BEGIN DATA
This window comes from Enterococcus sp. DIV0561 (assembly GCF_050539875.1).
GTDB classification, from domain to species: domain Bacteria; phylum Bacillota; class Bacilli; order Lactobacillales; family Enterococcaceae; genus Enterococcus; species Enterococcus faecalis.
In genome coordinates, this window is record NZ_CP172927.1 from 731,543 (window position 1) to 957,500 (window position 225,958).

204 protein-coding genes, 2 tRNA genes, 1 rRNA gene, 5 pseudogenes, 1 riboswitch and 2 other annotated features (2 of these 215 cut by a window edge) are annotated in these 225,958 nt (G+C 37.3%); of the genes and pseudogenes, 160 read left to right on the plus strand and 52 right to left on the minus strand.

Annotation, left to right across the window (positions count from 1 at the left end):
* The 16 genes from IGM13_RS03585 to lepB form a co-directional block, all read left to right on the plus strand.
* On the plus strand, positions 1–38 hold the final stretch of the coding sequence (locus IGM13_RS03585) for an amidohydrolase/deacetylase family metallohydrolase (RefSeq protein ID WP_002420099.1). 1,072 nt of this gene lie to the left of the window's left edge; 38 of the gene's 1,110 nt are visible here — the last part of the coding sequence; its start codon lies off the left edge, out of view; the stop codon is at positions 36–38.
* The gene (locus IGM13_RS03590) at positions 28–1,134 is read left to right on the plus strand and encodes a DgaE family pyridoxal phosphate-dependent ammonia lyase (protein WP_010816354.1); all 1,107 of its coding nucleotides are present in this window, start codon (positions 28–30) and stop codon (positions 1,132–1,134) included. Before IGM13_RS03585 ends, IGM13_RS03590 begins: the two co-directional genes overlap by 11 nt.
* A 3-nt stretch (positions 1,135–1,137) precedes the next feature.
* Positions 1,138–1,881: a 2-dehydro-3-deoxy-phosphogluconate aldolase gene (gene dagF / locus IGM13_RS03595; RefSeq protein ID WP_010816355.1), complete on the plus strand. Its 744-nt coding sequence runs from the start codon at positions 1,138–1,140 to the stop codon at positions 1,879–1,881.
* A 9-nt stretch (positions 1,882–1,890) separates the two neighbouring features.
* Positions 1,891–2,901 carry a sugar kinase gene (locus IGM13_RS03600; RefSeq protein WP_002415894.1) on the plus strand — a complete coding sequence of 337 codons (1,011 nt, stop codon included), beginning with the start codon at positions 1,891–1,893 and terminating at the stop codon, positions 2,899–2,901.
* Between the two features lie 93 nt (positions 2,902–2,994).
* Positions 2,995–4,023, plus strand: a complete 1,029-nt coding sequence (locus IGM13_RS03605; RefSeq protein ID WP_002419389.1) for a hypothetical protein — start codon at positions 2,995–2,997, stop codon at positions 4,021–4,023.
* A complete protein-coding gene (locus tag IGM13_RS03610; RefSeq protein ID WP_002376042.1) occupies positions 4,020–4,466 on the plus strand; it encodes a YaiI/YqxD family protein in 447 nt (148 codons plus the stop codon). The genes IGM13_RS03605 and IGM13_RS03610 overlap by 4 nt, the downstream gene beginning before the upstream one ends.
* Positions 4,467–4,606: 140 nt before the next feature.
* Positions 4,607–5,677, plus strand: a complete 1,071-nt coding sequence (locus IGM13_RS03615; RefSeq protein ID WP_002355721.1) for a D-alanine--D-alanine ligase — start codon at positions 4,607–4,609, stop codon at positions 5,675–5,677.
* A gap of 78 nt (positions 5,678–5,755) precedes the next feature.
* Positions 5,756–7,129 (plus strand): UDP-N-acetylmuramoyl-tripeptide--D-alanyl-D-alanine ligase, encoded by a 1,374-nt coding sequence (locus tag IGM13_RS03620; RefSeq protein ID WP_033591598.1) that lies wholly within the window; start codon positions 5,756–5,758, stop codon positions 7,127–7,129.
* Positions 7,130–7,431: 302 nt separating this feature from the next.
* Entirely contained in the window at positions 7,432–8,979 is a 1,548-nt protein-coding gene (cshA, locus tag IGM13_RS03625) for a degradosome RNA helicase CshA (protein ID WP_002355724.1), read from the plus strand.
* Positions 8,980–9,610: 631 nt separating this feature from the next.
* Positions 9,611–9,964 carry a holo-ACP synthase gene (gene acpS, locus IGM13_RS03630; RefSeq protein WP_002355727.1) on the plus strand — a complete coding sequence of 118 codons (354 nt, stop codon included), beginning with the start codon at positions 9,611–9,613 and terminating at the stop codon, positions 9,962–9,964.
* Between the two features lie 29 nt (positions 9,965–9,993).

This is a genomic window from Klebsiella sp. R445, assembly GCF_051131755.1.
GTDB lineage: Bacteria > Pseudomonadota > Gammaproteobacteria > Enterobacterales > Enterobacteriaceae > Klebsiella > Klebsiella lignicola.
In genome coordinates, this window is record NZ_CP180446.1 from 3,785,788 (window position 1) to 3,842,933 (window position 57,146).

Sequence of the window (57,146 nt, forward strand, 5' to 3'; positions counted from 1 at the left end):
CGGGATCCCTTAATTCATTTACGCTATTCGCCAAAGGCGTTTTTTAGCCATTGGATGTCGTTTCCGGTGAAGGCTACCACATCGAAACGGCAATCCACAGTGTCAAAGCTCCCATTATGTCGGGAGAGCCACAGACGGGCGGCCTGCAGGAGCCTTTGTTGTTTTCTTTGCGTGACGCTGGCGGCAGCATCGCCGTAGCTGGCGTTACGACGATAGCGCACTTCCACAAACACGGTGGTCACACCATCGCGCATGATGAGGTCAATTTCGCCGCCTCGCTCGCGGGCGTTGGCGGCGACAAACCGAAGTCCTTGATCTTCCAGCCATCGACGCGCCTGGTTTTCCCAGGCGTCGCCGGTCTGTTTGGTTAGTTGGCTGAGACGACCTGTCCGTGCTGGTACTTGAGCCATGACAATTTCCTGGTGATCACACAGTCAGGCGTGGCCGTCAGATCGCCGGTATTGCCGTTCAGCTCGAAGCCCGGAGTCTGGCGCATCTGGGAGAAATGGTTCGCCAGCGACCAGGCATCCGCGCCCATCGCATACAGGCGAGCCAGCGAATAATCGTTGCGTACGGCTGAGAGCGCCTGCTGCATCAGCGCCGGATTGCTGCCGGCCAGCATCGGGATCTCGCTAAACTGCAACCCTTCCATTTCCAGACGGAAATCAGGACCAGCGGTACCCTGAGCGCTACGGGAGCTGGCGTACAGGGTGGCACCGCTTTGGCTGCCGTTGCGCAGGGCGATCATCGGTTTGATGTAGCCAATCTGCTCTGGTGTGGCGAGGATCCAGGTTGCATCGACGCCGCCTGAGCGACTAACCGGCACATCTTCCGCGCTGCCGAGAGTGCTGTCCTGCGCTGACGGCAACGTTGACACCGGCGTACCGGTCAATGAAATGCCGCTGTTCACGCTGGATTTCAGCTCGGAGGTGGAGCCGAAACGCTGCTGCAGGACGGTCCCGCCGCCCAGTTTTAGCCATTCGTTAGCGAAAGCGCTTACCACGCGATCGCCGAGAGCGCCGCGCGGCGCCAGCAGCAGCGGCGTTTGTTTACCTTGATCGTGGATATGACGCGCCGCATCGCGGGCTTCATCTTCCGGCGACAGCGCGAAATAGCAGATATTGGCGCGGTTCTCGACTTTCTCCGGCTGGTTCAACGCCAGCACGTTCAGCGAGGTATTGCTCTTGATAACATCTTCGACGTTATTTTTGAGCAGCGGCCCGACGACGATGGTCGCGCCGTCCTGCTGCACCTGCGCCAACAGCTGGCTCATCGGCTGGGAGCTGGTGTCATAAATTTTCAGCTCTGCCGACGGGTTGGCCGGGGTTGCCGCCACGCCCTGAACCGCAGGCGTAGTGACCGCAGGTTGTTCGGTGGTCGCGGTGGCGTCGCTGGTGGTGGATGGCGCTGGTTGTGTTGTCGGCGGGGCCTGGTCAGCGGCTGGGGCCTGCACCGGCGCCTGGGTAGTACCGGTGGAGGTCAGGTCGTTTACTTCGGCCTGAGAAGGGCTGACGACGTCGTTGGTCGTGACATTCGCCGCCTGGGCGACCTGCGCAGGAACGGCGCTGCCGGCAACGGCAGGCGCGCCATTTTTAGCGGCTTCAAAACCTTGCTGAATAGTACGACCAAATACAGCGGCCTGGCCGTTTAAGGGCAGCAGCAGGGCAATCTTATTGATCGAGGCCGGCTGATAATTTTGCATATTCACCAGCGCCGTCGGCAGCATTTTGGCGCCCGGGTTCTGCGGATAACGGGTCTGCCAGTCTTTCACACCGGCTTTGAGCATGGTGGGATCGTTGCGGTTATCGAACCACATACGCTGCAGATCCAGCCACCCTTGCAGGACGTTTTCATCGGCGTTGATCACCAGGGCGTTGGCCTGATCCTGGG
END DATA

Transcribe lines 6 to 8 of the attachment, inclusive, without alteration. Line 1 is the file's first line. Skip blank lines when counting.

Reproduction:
* The 16 genes from IGM13_RS03585 to lepB form a co-directional block, all read left to right on the plus strand.
* On the plus strand, positions 1–38 hold the final stretch of the coding sequence (locus IGM13_RS03585) for an amidohydrolase/deacetylase family metallohydrolase (RefSeq protein ID WP_002420099.1). 1,072 nt of this gene lie to the left of the window's left edge; 38 of the gene's 1,110 nt are visible here — the last part of the coding sequence; its start codon lies off the left edge, out of view; the stop codon is at positions 36–38.
* The gene (locus IGM13_RS03590) at positions 28–1,134 is read left to right on the plus strand and encodes a DgaE family pyridoxal phosphate-dependent ammonia lyase (protein WP_010816354.1); all 1,107 of its coding nucleotides are present in this window, start codon (positions 28–30) and stop codon (positions 1,132–1,134) included. Before IGM13_RS03585 ends, IGM13_RS03590 begins: the two co-directional genes overlap by 11 nt.